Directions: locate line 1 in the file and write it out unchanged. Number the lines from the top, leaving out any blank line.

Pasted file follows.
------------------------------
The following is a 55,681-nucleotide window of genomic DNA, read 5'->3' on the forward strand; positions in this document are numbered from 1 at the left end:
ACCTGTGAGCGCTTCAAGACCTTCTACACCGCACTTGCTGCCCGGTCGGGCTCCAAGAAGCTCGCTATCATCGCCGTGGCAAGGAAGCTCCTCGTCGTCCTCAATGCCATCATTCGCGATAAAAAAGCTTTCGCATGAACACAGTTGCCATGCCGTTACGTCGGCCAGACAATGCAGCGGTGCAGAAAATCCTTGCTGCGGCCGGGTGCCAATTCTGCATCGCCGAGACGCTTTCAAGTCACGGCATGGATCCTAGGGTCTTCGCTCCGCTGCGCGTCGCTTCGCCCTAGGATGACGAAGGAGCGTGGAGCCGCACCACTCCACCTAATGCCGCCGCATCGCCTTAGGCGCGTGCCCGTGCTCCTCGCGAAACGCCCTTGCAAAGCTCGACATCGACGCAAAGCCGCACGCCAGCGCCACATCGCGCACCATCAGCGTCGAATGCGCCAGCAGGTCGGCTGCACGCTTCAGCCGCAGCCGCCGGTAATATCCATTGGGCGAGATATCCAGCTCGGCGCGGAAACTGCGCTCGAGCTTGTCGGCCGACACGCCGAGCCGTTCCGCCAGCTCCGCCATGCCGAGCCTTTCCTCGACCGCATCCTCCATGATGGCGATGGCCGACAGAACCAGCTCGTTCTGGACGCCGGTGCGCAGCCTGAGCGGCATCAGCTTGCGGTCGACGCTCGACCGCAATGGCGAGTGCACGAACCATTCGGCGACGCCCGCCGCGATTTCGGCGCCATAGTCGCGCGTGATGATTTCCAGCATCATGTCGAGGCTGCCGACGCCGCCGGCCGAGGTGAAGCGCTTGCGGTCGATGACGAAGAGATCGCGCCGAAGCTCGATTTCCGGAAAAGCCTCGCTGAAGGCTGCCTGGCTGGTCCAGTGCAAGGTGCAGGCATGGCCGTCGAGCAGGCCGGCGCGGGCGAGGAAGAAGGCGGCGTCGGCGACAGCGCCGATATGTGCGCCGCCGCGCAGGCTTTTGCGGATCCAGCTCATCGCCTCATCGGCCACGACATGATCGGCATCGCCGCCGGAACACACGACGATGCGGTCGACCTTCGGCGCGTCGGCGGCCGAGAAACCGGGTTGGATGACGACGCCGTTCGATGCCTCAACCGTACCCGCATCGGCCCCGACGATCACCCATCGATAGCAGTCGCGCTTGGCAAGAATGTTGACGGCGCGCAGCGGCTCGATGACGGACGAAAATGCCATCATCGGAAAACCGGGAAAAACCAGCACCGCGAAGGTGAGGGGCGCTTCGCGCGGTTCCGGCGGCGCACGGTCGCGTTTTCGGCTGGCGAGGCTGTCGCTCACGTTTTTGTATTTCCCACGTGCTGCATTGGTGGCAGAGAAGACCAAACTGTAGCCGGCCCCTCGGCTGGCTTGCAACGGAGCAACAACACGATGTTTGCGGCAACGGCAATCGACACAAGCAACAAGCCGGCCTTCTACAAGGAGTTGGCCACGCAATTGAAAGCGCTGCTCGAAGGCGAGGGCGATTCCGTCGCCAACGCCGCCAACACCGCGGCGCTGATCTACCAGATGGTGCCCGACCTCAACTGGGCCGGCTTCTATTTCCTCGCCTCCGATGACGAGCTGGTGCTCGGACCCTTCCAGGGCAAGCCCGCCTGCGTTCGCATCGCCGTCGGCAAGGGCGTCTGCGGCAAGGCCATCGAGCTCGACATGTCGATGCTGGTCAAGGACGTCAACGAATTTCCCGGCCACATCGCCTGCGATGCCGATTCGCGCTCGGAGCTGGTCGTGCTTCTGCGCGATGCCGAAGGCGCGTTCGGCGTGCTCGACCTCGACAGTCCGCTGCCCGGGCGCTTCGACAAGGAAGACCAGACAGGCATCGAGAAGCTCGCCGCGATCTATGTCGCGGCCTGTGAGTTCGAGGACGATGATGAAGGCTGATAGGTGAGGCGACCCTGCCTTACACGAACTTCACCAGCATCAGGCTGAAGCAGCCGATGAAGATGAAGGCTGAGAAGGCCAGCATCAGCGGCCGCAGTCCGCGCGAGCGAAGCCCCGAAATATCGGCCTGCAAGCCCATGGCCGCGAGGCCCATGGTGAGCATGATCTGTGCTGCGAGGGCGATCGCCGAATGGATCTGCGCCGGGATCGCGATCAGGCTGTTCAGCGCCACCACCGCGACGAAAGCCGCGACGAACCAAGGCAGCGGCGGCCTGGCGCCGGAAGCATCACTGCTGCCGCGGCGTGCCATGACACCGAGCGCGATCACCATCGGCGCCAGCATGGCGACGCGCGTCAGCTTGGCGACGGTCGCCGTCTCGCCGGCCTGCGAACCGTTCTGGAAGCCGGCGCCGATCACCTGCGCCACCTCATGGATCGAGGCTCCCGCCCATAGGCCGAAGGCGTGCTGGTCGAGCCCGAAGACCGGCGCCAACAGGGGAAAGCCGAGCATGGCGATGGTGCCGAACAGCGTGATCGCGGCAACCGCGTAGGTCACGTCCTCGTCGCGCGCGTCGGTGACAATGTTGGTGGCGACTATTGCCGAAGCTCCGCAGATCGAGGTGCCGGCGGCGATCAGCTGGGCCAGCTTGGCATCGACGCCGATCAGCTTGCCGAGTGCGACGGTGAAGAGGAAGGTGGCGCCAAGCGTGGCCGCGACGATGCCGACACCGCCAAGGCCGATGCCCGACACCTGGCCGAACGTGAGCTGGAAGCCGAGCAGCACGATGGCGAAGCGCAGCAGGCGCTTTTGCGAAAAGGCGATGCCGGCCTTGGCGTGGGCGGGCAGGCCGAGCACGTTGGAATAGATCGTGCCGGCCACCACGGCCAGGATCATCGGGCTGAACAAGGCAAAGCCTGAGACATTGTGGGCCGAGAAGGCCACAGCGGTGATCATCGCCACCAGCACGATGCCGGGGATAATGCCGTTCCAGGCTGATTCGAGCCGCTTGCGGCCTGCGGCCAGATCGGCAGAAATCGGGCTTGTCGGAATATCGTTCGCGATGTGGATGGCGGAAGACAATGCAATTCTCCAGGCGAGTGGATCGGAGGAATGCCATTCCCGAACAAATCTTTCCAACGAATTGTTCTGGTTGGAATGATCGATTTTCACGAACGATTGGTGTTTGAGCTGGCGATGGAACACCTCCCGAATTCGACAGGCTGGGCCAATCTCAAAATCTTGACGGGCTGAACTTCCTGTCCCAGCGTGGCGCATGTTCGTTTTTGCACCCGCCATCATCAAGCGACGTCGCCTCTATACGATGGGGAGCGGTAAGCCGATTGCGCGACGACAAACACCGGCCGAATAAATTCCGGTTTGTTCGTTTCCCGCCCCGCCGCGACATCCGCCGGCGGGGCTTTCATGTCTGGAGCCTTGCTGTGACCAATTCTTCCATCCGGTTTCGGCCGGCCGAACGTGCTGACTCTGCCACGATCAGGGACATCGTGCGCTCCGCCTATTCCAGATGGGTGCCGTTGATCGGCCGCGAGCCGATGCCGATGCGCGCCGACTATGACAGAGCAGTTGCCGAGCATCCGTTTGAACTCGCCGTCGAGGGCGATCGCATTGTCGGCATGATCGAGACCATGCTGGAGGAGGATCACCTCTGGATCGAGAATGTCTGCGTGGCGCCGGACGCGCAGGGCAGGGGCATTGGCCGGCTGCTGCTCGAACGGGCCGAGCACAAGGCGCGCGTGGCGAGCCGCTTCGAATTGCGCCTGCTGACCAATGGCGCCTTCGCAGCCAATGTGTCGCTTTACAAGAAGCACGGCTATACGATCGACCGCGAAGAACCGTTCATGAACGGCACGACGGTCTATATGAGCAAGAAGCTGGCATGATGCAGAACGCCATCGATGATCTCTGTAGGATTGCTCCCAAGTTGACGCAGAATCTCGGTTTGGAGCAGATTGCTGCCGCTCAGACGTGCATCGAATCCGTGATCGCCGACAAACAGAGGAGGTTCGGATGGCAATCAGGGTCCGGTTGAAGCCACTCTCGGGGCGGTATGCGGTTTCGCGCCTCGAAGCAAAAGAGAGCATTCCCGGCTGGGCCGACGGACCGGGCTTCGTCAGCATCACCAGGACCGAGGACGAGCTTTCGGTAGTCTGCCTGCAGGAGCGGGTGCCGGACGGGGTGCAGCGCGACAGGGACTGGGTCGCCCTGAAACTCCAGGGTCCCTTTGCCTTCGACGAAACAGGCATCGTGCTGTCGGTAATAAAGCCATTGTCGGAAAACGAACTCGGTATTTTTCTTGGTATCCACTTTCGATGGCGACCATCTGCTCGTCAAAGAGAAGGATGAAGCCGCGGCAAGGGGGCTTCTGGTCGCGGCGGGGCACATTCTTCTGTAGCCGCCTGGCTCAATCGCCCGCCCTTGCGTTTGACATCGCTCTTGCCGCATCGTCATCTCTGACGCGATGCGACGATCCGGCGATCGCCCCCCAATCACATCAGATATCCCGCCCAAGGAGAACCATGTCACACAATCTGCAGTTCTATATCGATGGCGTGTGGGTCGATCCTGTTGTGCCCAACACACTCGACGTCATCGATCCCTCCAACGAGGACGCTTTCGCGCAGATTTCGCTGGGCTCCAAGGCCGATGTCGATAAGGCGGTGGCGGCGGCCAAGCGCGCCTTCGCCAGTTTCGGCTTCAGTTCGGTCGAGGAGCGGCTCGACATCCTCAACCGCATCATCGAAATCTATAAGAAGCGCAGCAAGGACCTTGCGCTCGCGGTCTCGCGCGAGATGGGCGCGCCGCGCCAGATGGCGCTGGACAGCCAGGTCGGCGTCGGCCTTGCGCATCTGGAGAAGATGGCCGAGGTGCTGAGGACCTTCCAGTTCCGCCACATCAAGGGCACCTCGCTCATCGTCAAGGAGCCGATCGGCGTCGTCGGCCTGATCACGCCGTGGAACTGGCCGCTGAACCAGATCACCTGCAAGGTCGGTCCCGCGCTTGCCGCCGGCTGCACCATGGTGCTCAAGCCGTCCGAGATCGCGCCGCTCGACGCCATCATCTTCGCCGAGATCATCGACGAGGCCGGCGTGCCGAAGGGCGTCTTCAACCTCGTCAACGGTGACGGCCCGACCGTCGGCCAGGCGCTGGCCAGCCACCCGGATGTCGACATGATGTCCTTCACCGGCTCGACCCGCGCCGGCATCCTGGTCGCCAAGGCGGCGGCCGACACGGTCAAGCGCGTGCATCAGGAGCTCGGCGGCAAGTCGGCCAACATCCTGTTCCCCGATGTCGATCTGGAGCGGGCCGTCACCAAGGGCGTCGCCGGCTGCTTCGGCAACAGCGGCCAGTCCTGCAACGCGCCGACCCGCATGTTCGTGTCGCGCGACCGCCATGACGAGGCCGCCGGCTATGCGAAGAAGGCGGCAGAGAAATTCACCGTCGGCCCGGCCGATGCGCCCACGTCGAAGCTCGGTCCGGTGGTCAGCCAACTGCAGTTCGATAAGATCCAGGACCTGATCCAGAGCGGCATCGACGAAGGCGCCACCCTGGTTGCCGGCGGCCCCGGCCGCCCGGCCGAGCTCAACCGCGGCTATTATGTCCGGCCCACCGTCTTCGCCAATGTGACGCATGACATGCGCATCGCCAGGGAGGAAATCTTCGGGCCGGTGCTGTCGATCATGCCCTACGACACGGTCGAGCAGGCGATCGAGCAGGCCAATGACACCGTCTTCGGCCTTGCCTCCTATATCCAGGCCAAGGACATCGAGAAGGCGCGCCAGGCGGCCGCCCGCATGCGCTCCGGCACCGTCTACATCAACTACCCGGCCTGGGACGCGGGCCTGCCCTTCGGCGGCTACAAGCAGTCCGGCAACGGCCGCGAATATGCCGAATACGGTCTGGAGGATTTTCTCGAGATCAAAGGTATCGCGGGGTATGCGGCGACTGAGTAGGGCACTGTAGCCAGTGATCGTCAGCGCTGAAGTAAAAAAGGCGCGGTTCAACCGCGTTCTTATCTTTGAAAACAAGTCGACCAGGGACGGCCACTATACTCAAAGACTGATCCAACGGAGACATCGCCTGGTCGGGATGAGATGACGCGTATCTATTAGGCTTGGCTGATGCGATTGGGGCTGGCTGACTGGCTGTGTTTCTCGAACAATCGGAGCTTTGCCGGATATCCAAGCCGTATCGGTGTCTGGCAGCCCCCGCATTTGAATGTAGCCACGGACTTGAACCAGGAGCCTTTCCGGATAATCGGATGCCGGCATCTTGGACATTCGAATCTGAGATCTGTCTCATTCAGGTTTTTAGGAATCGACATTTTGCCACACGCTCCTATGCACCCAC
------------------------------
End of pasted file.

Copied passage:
The following is a 55,681-nucleotide window of genomic DNA, read 5'->3' on the forward strand; positions in this document are numbered from 1 at the left end: